Sunday, July 31, 2011

Catching up from LA

I'm on the road again...  which means its time for another catchup session from afar....

Once again the topic most on my mind in terms of S/B/R is the R.  I took a nice easy week to recover from racing the Amica 70.3 and focused most of my attention on swimming and biking.  Well that and recovering.  I had the pleasure of getting sick right after the Amica and spent some time on Antibiotics to get back to being healthy again.  I suspect swimming in the bacteria filled water of Lincoln Woods got to me and I came down with a sinus infection, tickle in my throat and some lovely night sweats and fevers.  Joy!  So with a week of time spent only on my road bike and a bit of swimming I figured I'd spend this week away in LA focused on mostly running.  Which makes sense as I'm away from my bike and a decent pool anyway.

So my week went someting like this....

Monday:  2 hour long run.  Felt pretty rough but not totally awful.  I was running on tired legs after a 62 mile ride the day before so I didn't stress about pace too much.  By the end I was down to ten minute miles.  Definitely slower than my usual long run efforts.  Afterwards I was quite sore.

Tuesday:  great swim interval session in the morning followed by an hour of bike intervals, and then off to the airport to fly to LA.

Wednesday:  six mile run in the early am before heading into work.  Felt ok...   but not fabulous.  Then proceeded to work a very long day on my feet in constant motion on a concrete floor all day.  UGH!

Thursday:  another six miler in the morning before work.  Felt worse than the day before, but not totally awfull.  Averaged just under 9 minute miles.  Then another long day on concrete.

Friday:  Got up and planned on doing another long run as this was the best time in my work schedule to fit it in.  I manged 1.5 miles before I stopped running altogether and went back to the hotel.  My legs were absolutely shot.  Two days on concrete really wears me down and I knew it was in my best interest to call it a day.  I was already down to ten minute miles right out of the gate which was a giant red flag that it was time to stop.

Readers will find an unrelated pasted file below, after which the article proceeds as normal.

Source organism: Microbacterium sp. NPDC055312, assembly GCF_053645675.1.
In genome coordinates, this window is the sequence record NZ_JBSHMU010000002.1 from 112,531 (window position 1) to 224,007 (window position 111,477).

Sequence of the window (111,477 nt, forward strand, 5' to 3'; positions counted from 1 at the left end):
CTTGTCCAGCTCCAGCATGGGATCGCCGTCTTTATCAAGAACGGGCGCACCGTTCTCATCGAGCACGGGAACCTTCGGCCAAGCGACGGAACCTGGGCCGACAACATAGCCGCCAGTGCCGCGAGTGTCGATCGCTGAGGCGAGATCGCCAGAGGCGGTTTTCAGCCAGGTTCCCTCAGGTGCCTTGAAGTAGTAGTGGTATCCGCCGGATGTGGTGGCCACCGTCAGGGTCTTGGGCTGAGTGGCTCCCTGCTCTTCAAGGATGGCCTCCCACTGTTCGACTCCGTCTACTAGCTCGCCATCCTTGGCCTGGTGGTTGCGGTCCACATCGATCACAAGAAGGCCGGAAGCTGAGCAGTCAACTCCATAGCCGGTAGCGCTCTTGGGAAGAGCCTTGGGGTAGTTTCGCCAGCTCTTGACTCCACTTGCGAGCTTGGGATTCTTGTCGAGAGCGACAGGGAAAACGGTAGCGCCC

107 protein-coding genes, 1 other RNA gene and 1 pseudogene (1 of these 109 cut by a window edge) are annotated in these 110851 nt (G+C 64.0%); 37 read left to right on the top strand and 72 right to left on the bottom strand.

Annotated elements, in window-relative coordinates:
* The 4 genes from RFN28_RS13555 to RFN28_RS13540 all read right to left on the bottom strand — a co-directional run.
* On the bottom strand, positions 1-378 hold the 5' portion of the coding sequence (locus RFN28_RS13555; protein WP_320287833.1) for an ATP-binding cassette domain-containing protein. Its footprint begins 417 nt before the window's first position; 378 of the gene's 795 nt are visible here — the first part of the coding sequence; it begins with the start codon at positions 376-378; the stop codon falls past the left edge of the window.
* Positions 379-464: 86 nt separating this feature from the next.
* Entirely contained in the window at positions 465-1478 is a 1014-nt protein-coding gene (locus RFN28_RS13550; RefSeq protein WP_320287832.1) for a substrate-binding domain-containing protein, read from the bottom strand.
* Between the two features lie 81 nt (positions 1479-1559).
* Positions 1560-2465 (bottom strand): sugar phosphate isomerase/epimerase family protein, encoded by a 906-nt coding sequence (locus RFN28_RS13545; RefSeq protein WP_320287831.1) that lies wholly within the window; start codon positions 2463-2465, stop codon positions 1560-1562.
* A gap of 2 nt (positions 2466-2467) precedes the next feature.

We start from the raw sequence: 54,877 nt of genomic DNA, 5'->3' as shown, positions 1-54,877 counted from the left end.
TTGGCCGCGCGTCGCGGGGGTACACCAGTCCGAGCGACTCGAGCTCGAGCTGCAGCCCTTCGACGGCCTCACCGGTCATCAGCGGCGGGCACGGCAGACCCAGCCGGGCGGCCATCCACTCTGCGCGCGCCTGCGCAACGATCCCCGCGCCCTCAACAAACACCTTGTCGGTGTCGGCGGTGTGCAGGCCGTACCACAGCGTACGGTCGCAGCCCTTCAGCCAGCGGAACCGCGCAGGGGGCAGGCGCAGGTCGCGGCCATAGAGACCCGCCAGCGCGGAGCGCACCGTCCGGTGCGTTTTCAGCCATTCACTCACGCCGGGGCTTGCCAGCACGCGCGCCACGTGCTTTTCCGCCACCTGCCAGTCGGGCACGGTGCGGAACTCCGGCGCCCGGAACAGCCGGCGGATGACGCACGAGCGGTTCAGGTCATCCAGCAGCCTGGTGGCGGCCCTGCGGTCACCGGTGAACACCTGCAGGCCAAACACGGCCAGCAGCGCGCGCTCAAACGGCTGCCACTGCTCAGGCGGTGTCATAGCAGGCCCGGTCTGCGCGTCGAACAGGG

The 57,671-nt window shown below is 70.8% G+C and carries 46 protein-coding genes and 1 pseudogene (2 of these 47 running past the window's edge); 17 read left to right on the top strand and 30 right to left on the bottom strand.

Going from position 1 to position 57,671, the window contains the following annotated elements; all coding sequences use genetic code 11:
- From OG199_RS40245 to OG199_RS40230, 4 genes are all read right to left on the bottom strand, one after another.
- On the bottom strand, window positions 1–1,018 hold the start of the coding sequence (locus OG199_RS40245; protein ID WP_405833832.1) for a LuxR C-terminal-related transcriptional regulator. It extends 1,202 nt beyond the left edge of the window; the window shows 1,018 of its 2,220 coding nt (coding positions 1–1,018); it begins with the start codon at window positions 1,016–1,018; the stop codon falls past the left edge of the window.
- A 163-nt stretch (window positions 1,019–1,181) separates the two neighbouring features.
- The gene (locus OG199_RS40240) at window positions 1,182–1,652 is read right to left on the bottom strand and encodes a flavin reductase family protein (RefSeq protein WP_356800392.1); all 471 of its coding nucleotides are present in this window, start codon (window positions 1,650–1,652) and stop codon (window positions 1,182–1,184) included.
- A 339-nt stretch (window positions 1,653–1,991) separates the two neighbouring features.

Saturday:  took it off as my legs still felt sore.

Sunday (today):  set my alarm for 4:30 to try and get my long run in.  After a long day at work the day before I just couldn't do it.  Snoozed the alarm for an hour and decided to just run for one hour.  So I got up at 5:30 and went out for a run.  It was raining out which I was kind of happy for.  I like running in the rain as long as it isn't an absolute downpour so I really enjoyed the first few miles.  Rain quiets a city down and drowns out all the other sounds.  I find it really relaxing to run in.  I did my best to focus on form as much as possible and focused on keeping my shoulders directly above my hips.  This seemed to help me a lot to relax a bit.  However I'm very sad to say that I can't run without discomfort anymore.  Its there all the time now and its still very much slowing me down.  I averaged 8:30s today after a couple of days off so my legs felt a bit fresher.